All-new 2018 Jaguar I-Pace electric SUV revealed - specs, prices and performance

Jaguar’s all-electric I-Pace is ready to shake up the status quo, and if you liked the concept you’ll love the road car

Jaguar’s electric revolution has arrived. 18 months after the I-Pace Concept debuted at the 2016 LA motor show the production version has now been revealed, and the good news is if you liked the concept, you’ll love the road car. This is not just a big deal for Jaguar and its diesel-centric lineup, but a big deal for the industry as it heralds the first major car brand’s answer to the Tesla Model S.

Technical specs have been revealed and at launch the I-Pace will be powered by a combination of two electric motors, one on each axle, producing a combined 394bhp and 514lb ft of torque. Despite weighing in at over 2.1 tonnes, acceleration figures appear impressive at 4.8 seconds to 62mph and a limited top speed of 124mph.

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> Click here for our 2018 Geneva motor show preview

The Range given is 298 miles based on the latest WLTP testing procedure, right on what Telsa quote for its Model S 75D, although the Tesla’s figures are not directly comparable as they don’t yet conform to the WLTP. Recharge times are dependant on the capacity of the charge point, but Jaguar says that the batteries will recharge from zero to 80 per cent in 85 minutes from a 50kW point with the ability to support rapid charge 100kW points in future.

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The I-Pace is priced keenly at launch, undercutting its Tesla rival by £1,000 with a starting price of £63,495. Both manufacturers offer the potential models to inflate those prices by a large margin, the Tesla hitting over £120k in top-level trim. While there’s bound to be plenty of industry hype surrounding the I-Pace over the next few weeks and beyond, its significance can’t be underestimated: Jaguar has not only realised the I-Pace in production form, but done so before its larger German rivals have managed to.

> Click here for our review of the Tesla Model S P100D

What makes the I-Pace such a significant step for Jaguar is that it’s not simply an electrified version of an existing model, but rather a ground-up engineering project. One of the benefits of designing an electric car from scratch is the ability to implement a skateboard-style chassis, a packaging development bespoke to battery-electric vehicles. Due to the lack of an I.C engine, the I-Pace offers F-Pace levels of interior space, but on a footprint only slightly larger than an XE. The low centre of gravity should help the handling balance and performance is likely to be spritely beyond its numbers thanks to the instant torque characteristic of electric motors.

The I-Pace has reached production with its concept car looks intact, too. Flush door handles, crisp lighting units and optional 22-inch wheels certainly give the car a distinctive look. Jaguar’s design language has been carried over to a very different set of proportions, while the low-set bodywork split is a clever reference to the bespoke chassis that underpins the I-Pace.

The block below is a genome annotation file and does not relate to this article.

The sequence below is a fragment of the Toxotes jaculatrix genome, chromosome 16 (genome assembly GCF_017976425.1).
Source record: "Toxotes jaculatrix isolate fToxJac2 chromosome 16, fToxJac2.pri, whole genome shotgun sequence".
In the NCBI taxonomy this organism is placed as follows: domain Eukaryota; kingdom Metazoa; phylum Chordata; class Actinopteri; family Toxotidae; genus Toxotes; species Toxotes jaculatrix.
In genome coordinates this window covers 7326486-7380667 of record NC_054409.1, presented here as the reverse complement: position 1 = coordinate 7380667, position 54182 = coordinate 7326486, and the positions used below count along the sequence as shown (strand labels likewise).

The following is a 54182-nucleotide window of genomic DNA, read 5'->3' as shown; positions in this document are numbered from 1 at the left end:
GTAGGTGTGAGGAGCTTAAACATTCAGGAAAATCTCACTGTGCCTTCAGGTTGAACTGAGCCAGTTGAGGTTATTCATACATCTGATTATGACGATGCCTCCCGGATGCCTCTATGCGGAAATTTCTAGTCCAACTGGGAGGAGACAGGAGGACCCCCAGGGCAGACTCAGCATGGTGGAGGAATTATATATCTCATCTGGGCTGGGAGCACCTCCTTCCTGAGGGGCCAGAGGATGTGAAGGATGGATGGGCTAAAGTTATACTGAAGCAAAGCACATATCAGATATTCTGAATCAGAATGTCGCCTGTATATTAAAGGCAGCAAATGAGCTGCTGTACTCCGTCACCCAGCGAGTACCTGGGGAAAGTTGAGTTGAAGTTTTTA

Inside the cabin, Jaguar will utilise its version of the Touch Duo Pro infotainment system also seen in the Range Rover Velar, although the lower screen appears to do without the clever overlapping rotary dials. Otherwise the interior is recognisably Jaguar, but with an added sense of airiness compared to some of the disappointing interiors from the British marque in recent years. The Velar’s premium fabric finish is also available for those who think leather is a bit anti-PC.

Why is an all-electric SUV on evo in the first place? Like them or loathe them, changing legislation and the drive towards electrification will make cars like this a mainstream eventuality - and hard to avoid. This is the first attempt by a mainstream premium manufacturer to crack Tesla’s electric vehicle domination, and while the I-Pace still has a way to go in convincing that this is the future, Jaguar might have made a very shrewd play by making sure it’s an early adopter, rather than its usual position of playing catch up to German rivals.

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Below is a table of the Jaguar I-Pace's specs against an equvilently priced Tesla Model S 75D

Jaguar I-PaceTesla Model S 75D
Battery Capacity90kWh75kWh
Range298 miles (WLTP)304 miles (NEDC)
Torque512lb ft387lb ft
0-62mph4.8 secs4.4 secs
Top speed124mph (limited)140mph 
Kerb weight2133kg2107kg
Base price£63,495£64,700

The drag race: Jaguar I-Pace vs Tesla Model X 75D

I’m sure that we all saw this coming, but perhaps not from Jaguar itself. Part of getting punters excited about an electric car, or any car, is showing where it holds the edge over its rivals and there’s no bigger rival in the EV field just now that Tesla.

As an element of the launch of the I-Pace, Jaguar decided to put the SUV EV against the Tesla Model X 75D over a 0-60-0mph acceleration and braking test. Predictably, the Jaguar overcame it’s larger American rival, accelerating faster and stopping within a shorter distance. Of course, this test has little relevance in the real world and the win still has a few caveats attached because Jaguar will have to work a little harder to beat a fully-loaded Tesla Model S or Model X P100D with the larger, more powerful motors and battery pack. Still, 0-60mph performance seems to be an important currency in electric car land and, if nothing else, this proves the new I-Pace is no pauper.



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